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Volume 12, No. 1 - August 2012

Issue #23


The Journal of Ayn Rand Studies:  The Best is Yet to Come
, pp. 1-3

Chris Matthew Sciabarra

Since 1999, The Journal of Ayn Rand Studies (JARS) has published over 250 essays, written by over 130 authors, working across scholarly disciplines and specialties. Starting in 2013, with Volume 13, Number 1 (Issue 25), the JARS Foundation will begin a collaboration with Pennsylvania State University Press (PSUP).  PSUP will manage distribution and subscription fulfillment for print and online editions, while the Editorial Board will focus exclusively on journal content.  Extensive digital dissemination and preservation of the journal is guaranteed through PSUP partnerships with JSTOP and Project Muse, and the dark archiving of all journal back issues at Stanford's CLOCKSS.

The Logic of Liberty:  Aristotle, Ayn Rand, and the Logical Structure of the Political Spectrum, pp. 5-75

Roger E. Bissell

Analyzing various false alternatives using a technique based on Aristotle's Law of Excluded Middle, the author shows how a system of individual rights and laissez-faire capitalism relates logically to other politico-economic systems and ideologies. He gives special attention to Nolan's two-dimensional diagram of the political spectrum, Rand's critique of conservatism and liberalism, and Rothbard's work on the historical phenomenon of Salutary Neglect and its relationship to fascism, socialism, and laissez-faire. The author also assesses current prospects for liberty, as reflected in such policies as Obamacare and education vouchers.

Ayn Rand Shrugged: The Gap Between Ethical Egoism and Global Capitalism, pp. 77-116

Andre Santos Campos

There is a gap between Rand's ethical egoism and today's global capitalism on at least six points. Since her version of "capitalism: the unknown ideal" addresses none of these points, it cannot resemble the reality of today's global capitalism. The connection between Objectivist ethics and politics is preserved by a possible change in her minarchical political philosophy. This will mean that there is no necessary connection between ethical egoism and minarchism or between ethical egoism and minimal government intervention. An ethically hard Objectivism determining the (less) unknown ideal of capitalism leaves room for a politically soft Objectivism.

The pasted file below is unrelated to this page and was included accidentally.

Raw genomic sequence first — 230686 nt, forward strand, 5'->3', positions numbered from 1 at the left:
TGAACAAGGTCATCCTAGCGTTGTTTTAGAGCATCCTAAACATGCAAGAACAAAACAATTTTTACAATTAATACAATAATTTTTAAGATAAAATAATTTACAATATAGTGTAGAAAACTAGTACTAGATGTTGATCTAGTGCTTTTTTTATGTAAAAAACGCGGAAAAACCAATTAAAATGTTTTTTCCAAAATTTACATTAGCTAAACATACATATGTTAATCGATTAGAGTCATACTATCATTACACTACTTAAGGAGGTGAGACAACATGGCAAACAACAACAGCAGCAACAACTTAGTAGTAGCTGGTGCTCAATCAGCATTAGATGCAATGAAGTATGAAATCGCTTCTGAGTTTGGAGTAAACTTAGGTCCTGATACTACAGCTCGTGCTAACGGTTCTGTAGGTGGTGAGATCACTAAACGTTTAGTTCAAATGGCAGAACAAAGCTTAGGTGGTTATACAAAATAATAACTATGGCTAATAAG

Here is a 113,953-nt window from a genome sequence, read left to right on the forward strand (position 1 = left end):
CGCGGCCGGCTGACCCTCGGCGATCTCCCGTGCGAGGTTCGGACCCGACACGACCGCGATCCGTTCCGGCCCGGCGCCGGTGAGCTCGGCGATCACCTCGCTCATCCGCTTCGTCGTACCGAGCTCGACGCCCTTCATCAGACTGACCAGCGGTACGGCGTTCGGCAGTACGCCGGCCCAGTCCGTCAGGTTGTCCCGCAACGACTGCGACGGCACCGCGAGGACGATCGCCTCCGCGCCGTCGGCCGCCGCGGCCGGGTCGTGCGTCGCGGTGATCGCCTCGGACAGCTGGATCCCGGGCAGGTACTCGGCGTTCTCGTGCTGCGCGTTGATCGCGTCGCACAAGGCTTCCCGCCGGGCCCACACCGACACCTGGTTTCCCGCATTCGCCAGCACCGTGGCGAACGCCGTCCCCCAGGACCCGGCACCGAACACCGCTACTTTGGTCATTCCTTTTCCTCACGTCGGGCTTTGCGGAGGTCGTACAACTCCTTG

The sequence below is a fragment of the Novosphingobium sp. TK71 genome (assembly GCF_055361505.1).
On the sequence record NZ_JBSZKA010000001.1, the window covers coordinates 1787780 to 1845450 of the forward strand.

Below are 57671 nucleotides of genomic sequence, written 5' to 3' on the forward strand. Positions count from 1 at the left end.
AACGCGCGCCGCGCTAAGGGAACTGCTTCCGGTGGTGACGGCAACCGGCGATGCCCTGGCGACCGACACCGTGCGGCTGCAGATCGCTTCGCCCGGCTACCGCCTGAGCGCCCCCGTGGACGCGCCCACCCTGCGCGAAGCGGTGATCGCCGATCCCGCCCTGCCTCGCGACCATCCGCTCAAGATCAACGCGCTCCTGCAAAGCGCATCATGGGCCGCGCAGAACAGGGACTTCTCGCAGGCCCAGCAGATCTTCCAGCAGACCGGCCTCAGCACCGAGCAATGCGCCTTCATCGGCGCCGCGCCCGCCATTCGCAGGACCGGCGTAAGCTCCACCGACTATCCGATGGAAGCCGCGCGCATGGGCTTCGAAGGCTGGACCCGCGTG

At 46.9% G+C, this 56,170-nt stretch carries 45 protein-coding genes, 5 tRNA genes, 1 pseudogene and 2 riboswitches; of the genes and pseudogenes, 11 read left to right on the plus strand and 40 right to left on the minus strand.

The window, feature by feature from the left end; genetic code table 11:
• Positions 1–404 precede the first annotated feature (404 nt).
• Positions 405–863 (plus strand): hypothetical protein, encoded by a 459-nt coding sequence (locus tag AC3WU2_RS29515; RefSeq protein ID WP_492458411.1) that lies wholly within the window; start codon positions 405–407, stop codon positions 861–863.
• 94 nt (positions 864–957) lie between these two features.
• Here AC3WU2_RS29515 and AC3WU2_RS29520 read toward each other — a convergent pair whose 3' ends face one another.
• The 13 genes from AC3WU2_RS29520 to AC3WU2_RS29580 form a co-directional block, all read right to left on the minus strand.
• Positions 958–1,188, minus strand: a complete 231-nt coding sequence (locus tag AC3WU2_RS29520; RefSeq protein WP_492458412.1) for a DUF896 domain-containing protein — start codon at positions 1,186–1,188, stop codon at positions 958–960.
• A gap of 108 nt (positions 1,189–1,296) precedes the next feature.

A Defense of Rothbardian Ethics via a Mediation of Hoppe and Rand, pp. 117-50

Cade Share

This paper will provide Murray. N. Rothbard's "ethics of liberty" with a greater theoretical cogency and ultimately validate its natural law underpinnings. This can be achieved via a mediation of Hans- Herrmann Hoppe's praxeological argumentation ethics and Ayn Rand's Objectivist teleological/Objectivist theory of ethics. Synthesizing these two disparate schools of epistemology provides a metaethic or praxeological/Objectivist epistemology that considerably strengthens and ultimately validates the central axioms of the Rothbardian natural law project on both rational and moral grounds.

Ayn Rand and Deducing 'Ought' from 'Is', pp. 151-68

Lachlan Doughney

Under R.M Hare's interpretation of David Hume's is-ought gap, Hume thought it impossible to deduce an 'ought' conclusion, solely from 'is' premises. Ayn Rand rejects this view. In this paper, we see both how and why she attempted to deduce such an 'ought' conclusion in her ethical theory.

The Childs-Peikoff Hypothesis, pp. 169-78

Dennis C. Hardin

In his infamous "Open Letter to Ayn Rand," Roy Childs, a prominent libertarian advocate of anarcho-capitalism, argued that limited government is inconsistent with Rand's philosophy of Objectivism. In the early 1980s, Childs changed his mind and rejected anarcho-capitalism as a rational political system. Despite a brief, unfinished, posthumous essay, some say that the real reasons for Childs' change of heart will always remain a mystery. However, specific comments by Childs in that essay point directly to the influence of a series of lectures on Objectivism presented by Leonard Peikoff in 1983.




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